ZURICH (Reuters) - It would take a “miracle” for Switzerland and the European Union to clinch a quick deal over a stalled partnership treaty that has disrupted cross-border share trading and strained bilateral ties, Swiss Foreign Minister Ignazio Cassis said.
Cassis’s comments in an interview in the SonntagsBlick newspaper underscored pessimism over prospects for ending a political logjam over the pact, which Brussels has sought for a decade but the Swiss have failed to endorse after more than four years of negotiations.
European Commission President Jean-Claude Juncker has urged Bern to wrap up the accord before his term is due to end on Oct. 31. German Defence Minister Ursula von der Leyen is set to replace him as Commission head.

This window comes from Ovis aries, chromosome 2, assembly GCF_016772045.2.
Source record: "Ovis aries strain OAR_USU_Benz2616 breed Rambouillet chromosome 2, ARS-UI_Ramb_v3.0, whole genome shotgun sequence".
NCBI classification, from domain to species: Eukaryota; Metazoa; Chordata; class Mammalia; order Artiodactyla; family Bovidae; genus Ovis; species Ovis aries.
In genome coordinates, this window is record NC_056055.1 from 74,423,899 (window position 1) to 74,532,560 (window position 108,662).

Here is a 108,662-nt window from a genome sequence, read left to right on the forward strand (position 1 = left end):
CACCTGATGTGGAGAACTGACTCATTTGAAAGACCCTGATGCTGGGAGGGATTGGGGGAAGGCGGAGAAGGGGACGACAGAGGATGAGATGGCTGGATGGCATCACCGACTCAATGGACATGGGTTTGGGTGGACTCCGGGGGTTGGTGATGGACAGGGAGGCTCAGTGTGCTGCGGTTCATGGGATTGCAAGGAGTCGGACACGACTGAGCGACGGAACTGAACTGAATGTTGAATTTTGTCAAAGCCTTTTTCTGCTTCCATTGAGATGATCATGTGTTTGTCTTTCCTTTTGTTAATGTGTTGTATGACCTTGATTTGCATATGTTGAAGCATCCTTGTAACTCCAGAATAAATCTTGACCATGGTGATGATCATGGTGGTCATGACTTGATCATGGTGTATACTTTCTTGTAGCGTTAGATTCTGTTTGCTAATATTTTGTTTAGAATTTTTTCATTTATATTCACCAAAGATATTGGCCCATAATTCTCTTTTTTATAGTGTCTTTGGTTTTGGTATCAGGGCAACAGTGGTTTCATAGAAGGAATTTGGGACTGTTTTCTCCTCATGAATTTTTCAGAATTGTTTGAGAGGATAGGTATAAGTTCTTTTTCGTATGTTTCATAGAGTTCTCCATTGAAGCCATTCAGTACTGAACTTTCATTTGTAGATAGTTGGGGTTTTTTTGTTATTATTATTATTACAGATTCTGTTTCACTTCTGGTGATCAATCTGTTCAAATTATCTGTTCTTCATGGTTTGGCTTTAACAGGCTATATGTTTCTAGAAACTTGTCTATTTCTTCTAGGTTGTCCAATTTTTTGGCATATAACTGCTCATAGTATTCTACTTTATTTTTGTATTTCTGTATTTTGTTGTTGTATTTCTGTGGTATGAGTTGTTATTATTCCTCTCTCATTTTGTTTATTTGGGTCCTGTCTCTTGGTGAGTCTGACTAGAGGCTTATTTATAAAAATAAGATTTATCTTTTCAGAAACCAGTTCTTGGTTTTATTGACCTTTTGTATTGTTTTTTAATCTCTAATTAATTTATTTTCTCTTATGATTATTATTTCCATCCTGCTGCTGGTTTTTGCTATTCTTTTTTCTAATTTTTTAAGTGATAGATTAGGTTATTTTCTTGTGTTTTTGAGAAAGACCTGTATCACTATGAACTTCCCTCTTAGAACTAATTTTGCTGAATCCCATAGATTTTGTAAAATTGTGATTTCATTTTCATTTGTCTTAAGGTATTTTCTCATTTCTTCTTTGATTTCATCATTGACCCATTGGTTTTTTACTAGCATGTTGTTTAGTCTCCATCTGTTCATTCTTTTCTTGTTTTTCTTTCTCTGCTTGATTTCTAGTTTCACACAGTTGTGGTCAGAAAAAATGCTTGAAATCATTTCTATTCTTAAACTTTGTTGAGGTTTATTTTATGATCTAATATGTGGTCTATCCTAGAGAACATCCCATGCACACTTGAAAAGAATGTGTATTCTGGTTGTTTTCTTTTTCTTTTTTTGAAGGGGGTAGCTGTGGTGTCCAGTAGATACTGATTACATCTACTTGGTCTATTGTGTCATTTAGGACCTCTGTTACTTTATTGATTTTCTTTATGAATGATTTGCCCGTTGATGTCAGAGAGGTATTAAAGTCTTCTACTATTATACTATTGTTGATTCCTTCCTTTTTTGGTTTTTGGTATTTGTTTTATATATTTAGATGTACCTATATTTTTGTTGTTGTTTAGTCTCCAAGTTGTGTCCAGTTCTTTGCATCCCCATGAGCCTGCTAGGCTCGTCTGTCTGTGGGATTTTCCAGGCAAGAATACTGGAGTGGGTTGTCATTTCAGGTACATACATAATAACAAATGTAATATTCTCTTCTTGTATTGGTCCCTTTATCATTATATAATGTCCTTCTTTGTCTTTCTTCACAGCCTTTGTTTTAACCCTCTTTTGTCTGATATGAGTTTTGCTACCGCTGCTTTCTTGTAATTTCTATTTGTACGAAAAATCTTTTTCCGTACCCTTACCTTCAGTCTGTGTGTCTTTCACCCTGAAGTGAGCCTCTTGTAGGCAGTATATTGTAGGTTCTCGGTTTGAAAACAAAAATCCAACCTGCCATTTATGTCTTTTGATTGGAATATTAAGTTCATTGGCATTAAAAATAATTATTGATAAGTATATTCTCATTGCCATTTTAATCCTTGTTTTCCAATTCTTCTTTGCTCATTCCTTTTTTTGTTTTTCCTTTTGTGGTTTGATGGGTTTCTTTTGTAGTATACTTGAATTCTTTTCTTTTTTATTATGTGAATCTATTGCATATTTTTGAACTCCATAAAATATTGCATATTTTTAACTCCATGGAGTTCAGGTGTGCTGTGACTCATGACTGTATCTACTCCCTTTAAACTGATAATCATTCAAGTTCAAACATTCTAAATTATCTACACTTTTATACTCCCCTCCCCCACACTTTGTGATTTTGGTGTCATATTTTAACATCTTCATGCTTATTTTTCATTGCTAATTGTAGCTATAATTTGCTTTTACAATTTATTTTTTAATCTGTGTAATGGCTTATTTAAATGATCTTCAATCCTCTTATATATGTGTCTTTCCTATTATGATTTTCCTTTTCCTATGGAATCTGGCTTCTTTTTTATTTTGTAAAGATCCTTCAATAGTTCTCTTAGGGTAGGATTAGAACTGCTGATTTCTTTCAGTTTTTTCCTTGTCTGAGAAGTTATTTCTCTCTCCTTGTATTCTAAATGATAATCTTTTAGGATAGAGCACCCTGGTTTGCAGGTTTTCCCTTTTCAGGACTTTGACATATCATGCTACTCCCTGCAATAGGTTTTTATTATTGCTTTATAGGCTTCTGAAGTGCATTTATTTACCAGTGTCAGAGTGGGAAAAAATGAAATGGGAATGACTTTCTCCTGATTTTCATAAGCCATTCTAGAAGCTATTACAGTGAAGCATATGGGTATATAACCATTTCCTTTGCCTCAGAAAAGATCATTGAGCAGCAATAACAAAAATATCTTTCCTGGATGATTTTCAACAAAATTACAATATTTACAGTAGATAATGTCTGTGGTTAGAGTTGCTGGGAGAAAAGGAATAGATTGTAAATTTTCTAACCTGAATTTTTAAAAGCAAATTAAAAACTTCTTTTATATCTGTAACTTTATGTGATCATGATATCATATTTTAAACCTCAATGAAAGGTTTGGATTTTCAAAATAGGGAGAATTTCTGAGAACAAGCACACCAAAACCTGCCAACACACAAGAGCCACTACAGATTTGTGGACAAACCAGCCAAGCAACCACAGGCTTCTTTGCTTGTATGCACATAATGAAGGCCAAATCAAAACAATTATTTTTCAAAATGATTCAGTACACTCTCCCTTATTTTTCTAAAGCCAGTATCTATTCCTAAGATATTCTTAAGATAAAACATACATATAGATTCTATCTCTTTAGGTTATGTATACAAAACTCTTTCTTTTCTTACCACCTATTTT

“An agreement with the current Commission would be a miracle,” Cassis said in the newspaper interview published on Sunday.
“I don’t know where Ms von der Leyen stands on the treaty. The EU’s position will probably stay the same, but the tone could change. And with a bit of serenity it will be easier to agree.”
Swiss President Ueli Maurer last week also played down prospects for quickly ending the standoff with Switzerland’s main trading partner.
Brussels blocked EU-based investors from trading on Swiss exchanges from July 1 as the row escalated over the treaty, under which non-EU member Switzerland would routinely adopt EU single market rules. The Swiss retaliated by banning EU venues from hosting Swiss stock trading.
Swiss share trading volumes soared last month to their highest in years as the ban forced market participants on to the domestic exchange.
In Bern, resistance to the treaty — Switzerland’s top foreign policy issue by far — encompasses the normally pro-Europe centre left to the anti-EU far right, which both see the danger of the pact being an infringement of Swiss sovereignty.
Reporting by Michael Shields. Editing by Jane Merriman